In many ways, I’m tired. No, exhausted is a better word to describe the lack of energy that I’m currently experiencing. It’s not physical. Rather, the exhaustion that has me in its grip is emotional, spiritual even. It is a weariness of a soul that has been asked to go beyond its limits one time too many.
Many would say that this weariness is of my own doing. After all, my exhaustion is the result of actions that I decided to engage in. I tend to organize my life around big visions that require intense investment. I’m a gay man, a BLACK gay man at that, who is striving to center his scholarship in conversations around race, LGBTQ-phobia, and religion. In every social sphere that I’m attempting to do my work, there is a fiery antagonist that I must strive with. When discussing race, I have to start with why it’s even a necessary discussion in the first place. Then, I have to pivot and weather the storms of homophobia and erasure from my own community. For too many of them, my sexuality is a choice, a personal hobby, or an annoying social tick that serves as a distraction from real issues.
In the religious world, I have to contend with the blatant anti-LGBTQ bias as well as the polite, conscientious bigotry of “well-meaning” people that offer unlearned, uncritical analysis of my life and the lives of others. I’m amazed at how much insight people have into my personal life without even knowing my address! My father must’ve abused me. My mom must be overbearing. I must want to be a girl (which is insulting to me and women, by the way). These soundly disproven folktales of homosexual causation routinely emanate from pulpits and barber shops. They live in the minds of otherwise well-educated people. Their right to have a differing opinion often is a smokescreen to allow dangerous views to create a toxic environment. This faulty analysis is offered on the backdrop of divorces, adultery, out-of-wedlock children, abuse, and a host of other Christian “slip-ups” that appear to be worse than having feelings for someone of the same gender.
This weekend, my exhaustion was exacerbated by one of the many examples of how far we’ve often fallen. Top selling gospel artist James Fortune is having a restoration concert. Several months ago, Fortune was in the news for likely assaulting his wife with a barstool. Several years prior, Fortune assaulted his stepson. As a Christian, I believe in the possibility of restoration for all. However, I also believe that God sides with the victims and works in the world for their justice. While I pray that Fortune receives the restoration he needs, the idea of seeing a known abuser lauded by his community while others are marginalized and crushed is nauseating. Fortune has endangered lives and will still have a lucrative gospel career. Anthony Williams, formerly known as Tonex, saw the gospel community dismiss him upon him acknowledging his sexuality. Anyone who considers those two actions similar misses the point.
I could easily remedy this and get the rest my soul is looking for. I could walk away from church, pick a less volatile research interest (communication tendencies of DC hipsters sounds peaceful), and just stay to myself. However, contrary to the beliefs of bigoted commentators and their selective analyses, I perceive the Spirit of the Living Christ moving and animating me. My evidence for God’s presence in my life is that I feel the urging to stay and fight, to stand, to work as hard as I can with my skills to make a difference. Deep down, a faith resides in me that urges me to hope for a new society where these differences, race and sexuality, are celebrated.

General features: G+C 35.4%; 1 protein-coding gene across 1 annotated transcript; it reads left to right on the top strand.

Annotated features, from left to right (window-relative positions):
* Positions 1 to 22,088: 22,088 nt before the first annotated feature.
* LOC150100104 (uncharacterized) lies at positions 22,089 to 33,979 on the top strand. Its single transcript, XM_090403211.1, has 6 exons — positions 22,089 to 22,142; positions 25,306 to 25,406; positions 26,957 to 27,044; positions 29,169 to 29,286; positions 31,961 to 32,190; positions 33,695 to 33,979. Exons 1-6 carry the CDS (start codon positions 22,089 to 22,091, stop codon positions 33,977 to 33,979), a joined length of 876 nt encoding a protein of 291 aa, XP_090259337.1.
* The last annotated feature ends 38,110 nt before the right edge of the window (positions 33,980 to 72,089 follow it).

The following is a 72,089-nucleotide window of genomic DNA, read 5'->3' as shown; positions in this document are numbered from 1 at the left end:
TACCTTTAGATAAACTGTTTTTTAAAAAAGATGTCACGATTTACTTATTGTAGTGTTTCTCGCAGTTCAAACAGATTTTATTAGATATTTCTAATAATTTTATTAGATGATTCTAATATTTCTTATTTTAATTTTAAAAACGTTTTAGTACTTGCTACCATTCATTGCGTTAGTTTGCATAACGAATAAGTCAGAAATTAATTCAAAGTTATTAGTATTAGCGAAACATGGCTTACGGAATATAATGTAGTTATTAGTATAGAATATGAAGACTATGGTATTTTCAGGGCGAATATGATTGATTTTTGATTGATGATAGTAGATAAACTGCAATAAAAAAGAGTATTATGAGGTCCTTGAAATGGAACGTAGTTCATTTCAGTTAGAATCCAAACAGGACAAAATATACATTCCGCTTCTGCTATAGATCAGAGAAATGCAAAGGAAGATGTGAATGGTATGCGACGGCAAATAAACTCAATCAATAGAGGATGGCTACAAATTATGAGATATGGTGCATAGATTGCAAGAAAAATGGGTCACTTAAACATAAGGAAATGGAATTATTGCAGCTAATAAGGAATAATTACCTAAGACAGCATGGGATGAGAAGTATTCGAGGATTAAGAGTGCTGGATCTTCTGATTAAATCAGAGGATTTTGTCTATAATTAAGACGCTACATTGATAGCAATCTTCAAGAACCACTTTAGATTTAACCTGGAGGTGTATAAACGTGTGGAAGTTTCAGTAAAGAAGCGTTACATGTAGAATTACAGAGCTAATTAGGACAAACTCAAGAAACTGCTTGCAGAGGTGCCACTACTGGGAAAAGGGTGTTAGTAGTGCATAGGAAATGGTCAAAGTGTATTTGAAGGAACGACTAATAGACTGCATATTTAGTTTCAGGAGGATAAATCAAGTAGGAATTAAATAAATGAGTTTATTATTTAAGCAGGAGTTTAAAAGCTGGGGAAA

But that hope that has pulled me forward does not often address the wounds, those psychic and even physical marks of struggle that one collects when war is a constant reality. As a result of my hope, I find myself constantly disappointed. Not because we are imperfect; I also suffer from my imperfection and others have to suffer from it, too. Instead, I’m disappointed about our overall lack of sensitivity. We don’t even try. We don’t even seem to care. Why is it so contentious to mention women’s issues when they fill the majority of our pews? Why do many use gospel music to demonstrate glitz and glam, when the object of their artistry was born in a dark, dirty manger and died a criminal’s death? I’m asking these questions rhetorically. I know many of the answers. I consider my asking the questions a way to express my current feelings, a location between hope and weariness.
Even still, from this place of weariness, I see a faint possibility of hope in the future. I admit that I mostly see it with my heart at the moment. Perhaps some rest and distance will reveal more tangible examples in my midst. But as I warily drag myself toward the possibility of my hopes I am constantly bombarded by our failures, our sin, our “missing-the-mark” of what God would have us be. Between hope and weariness is where I am, for now. I don’t think this is an unholy spot, but it is a trying one.